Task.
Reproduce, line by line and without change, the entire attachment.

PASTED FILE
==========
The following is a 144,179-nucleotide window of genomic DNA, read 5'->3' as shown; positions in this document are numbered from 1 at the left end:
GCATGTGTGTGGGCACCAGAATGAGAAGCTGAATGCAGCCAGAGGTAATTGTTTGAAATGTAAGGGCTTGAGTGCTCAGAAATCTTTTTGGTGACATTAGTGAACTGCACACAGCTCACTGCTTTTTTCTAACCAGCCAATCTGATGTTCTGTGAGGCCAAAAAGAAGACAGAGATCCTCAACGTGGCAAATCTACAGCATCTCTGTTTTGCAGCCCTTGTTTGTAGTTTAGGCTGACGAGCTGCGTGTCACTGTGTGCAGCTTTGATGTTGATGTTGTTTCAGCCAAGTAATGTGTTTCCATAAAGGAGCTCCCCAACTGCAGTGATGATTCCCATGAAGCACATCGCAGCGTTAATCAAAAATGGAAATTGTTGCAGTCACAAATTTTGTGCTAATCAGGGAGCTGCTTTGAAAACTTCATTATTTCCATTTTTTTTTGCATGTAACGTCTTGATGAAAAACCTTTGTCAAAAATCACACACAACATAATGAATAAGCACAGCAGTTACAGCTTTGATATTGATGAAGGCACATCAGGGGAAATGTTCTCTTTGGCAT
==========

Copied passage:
The following is a 144,179-nucleotide window of genomic DNA, read 5'->3' as shown; positions in this document are numbered from 1 at the left end:
GCATGTGTGTGGGCACCAGAATGAGAAGCTGAATGCAGCCAGAGGTAATTGTTTGAAATGTAAGGGCTTGAGTGCTCAGAAATCTTTTTGGTGACATTAGTGAACTGCACACAGCTCACTGCTTTTTTCTAACCAGCCAATCTGATGTTCTGTGAGGCCAAAAAGAAGACAGAGATCCTCAACGTGGCAAATCTACAGCATCTCTGTTTTGCAGCCCTTGTTTGTAGTTTAGGCTGACGAGCTGCGTGTCACTGTGTGCAGCTTTGATGTTGATGTTGTTTCAGCCAAGTAATGTGTTTCCATAAAGGAGCTCCCCAACTGCAGTGATGATTCCCATGAAGCACATCGCAGCGTTAATCAAAAATGGAAATTGTTGCAGTCACAAATTTTGTGCTAATCAGGGAGCTGCTTTGAAAACTTCATTATTTCCATTTTTTTTTGCATGTAACGTCTTGATGAAAAACCTTTGTCAAAAATCACACACAACATAATGAATAAGCACAGCAGTTACAGCTTTGATATTGATGAAGGCACATCAGGGGAAATGTTCTCTTTGGCAT